119 Somali pirates plead guilty; 50 of them face death sentence
In a major turn of events, the 119 Somali pirates nabbed in four operations by the Coast Guard and Navy off Lakshadweep in 2011-12, have pleaded guilty to offences against them. Special public prosecutor Renjeet Sangle will file a reply next week.
The accused said their previous plea of not guilty may be disregarded. This comes at the fag end of the trial that commenced in late 2012 with 70 witnesses deposing and difficulties caused by the absence of several foreign national witnesses. About 50 pirates, booked for murder, could face the death sentence, which is maximum punishment under the section. All accused have also been booked under sections of the Unlawful Activities Prevention Act (UAPA). The maximum sentence under those sections is life imprisonment.
Applications were filed on behalf of the Embassy of the Federal Republic of Somalia seeking permission to submit the voluntary plea of guilty of the accused, recognised as Somali nationals. One of the pleas by an accused, Abusher Hussain, stated, “I hereby voluntarily and unconditionally plead guilty to all offences charges against me…” The plea further read, “…am perfectly aware of and have been made to understand the consequences if this plea being recorded against me and am ready and willing to face such consequences in the nature of conviction which may be sentence or imprisonment for life time or fine or both. I declare that I have not been made any promise, or any inducement nor coercion nor I am under any duress or pressure to enter this plea, which I make hereby with utmost conscience having realised my guilt.”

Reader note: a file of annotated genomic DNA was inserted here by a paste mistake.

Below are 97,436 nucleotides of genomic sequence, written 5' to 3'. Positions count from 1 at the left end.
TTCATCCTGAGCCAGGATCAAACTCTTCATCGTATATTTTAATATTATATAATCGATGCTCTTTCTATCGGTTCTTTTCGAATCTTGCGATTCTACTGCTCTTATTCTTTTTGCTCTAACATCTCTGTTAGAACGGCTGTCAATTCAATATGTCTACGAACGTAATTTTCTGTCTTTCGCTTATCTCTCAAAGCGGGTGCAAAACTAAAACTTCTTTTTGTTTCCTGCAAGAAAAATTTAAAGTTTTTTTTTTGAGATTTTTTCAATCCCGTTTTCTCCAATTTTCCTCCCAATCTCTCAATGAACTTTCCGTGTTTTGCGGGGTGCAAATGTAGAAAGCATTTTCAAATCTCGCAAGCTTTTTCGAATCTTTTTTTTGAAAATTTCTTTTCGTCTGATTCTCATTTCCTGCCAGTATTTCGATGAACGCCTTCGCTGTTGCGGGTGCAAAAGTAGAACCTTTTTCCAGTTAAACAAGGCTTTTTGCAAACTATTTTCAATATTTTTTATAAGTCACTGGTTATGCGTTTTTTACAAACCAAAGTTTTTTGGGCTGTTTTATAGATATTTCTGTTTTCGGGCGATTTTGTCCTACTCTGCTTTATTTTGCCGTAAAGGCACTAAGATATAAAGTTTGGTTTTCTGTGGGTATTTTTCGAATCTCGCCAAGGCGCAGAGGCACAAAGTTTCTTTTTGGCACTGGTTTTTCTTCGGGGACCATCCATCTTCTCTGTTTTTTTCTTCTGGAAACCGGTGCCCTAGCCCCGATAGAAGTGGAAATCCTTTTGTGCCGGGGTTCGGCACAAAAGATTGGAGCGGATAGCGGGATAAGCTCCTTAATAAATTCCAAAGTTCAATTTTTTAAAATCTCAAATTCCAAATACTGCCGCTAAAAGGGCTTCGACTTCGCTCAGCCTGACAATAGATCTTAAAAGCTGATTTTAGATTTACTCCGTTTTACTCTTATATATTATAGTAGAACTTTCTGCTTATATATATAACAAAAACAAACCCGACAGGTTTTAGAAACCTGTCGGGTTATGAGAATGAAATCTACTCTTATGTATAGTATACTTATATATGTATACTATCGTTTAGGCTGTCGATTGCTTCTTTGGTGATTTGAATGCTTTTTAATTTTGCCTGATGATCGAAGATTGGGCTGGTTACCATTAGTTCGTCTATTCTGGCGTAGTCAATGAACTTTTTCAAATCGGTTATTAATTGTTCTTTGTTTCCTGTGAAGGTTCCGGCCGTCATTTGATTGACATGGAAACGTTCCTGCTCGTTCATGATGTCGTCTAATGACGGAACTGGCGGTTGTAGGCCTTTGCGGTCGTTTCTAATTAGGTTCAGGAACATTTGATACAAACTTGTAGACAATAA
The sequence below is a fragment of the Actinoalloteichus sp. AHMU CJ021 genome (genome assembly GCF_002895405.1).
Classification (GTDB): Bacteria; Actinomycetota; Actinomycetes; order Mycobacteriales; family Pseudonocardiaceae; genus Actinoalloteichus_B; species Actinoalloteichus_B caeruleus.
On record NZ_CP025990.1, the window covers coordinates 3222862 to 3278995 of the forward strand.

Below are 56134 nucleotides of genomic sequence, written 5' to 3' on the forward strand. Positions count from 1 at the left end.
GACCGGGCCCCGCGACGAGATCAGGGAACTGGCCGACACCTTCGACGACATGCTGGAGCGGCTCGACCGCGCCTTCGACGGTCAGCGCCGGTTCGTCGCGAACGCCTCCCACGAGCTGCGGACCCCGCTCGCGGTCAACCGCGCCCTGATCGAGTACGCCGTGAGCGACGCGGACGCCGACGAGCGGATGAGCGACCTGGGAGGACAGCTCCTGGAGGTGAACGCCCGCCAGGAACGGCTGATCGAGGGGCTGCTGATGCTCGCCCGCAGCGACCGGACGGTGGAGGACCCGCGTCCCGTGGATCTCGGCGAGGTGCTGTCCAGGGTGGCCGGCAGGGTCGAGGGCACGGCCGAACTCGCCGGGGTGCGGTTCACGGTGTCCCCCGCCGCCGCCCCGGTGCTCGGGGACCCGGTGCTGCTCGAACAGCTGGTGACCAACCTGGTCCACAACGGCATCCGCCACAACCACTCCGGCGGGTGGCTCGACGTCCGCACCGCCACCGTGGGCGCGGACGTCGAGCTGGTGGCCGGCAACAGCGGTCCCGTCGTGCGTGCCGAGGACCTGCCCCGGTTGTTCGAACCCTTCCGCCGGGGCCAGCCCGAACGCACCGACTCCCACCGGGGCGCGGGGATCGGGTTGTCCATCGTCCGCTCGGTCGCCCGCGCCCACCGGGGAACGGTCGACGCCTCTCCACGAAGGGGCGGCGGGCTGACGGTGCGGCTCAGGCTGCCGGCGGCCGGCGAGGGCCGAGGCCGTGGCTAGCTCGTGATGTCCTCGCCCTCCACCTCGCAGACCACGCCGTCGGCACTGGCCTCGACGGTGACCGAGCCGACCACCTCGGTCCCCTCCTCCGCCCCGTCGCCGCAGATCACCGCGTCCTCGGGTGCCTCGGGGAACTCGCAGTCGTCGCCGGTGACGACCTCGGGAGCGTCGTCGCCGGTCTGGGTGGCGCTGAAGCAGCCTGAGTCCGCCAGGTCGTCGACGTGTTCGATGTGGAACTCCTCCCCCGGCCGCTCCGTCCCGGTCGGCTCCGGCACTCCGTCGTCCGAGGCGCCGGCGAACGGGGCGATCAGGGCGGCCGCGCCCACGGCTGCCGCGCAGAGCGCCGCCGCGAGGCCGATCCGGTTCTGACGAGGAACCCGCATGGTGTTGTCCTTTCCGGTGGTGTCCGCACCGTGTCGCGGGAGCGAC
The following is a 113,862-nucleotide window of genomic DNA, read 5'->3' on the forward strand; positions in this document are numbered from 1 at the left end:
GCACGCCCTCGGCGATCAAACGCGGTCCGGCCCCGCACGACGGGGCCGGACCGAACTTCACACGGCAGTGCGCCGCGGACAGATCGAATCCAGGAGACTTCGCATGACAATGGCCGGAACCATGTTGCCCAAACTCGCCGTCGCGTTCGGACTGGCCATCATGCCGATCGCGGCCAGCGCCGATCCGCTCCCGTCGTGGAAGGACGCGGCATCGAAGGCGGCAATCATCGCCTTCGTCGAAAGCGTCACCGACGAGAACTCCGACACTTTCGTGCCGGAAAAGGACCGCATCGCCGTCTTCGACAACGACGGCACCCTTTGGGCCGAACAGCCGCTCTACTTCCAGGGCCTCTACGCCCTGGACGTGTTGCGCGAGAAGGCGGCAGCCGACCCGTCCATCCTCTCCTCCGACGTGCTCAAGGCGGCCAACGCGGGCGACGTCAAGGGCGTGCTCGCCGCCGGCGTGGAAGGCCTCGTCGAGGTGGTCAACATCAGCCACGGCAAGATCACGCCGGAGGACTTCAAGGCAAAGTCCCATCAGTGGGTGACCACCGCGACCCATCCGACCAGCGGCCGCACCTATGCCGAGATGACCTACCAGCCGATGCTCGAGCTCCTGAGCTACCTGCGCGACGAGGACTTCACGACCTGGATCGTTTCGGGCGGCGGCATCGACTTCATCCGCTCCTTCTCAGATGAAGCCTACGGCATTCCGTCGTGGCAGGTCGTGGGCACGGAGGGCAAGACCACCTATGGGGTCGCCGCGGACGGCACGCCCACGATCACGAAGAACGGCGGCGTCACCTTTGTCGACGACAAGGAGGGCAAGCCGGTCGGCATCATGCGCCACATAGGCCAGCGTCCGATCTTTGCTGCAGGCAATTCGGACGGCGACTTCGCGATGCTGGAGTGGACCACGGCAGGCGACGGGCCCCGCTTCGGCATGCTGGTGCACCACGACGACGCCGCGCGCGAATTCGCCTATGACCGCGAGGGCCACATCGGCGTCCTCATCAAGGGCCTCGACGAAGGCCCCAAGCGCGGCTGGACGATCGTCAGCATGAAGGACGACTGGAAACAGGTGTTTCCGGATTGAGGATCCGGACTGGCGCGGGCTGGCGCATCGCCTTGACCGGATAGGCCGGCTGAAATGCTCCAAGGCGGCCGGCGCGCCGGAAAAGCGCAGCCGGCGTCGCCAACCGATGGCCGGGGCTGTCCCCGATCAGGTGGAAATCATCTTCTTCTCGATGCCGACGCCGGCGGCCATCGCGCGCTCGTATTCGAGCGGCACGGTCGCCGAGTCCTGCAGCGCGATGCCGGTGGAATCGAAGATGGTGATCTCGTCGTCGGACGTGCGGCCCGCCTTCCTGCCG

Last year, one of the alleged pirates died from natural causes at JJ Hospital. Abdi Chama, 28, was suffering from tuberculosis and other lung-related ailments. The Coast Guard and Navy had handed over the 120 pirates to the Yellow Gate police. The 119 pirates have been booked on charges of attempt to murder.
“The law of criminal procedure is absolutely clear. No deviation from law is permissible once the stage has gone. This is a frustrated attempt by the international criminals to seek a liberal sentence from the honourable court. We will give an appropriate reply to the plea applications. The government has a watertight case and convictions will be secured based on impeccable evidence. India will honour its obligation under the UN Convention of the Law of the Sea (UNCLOS),” Sangle said.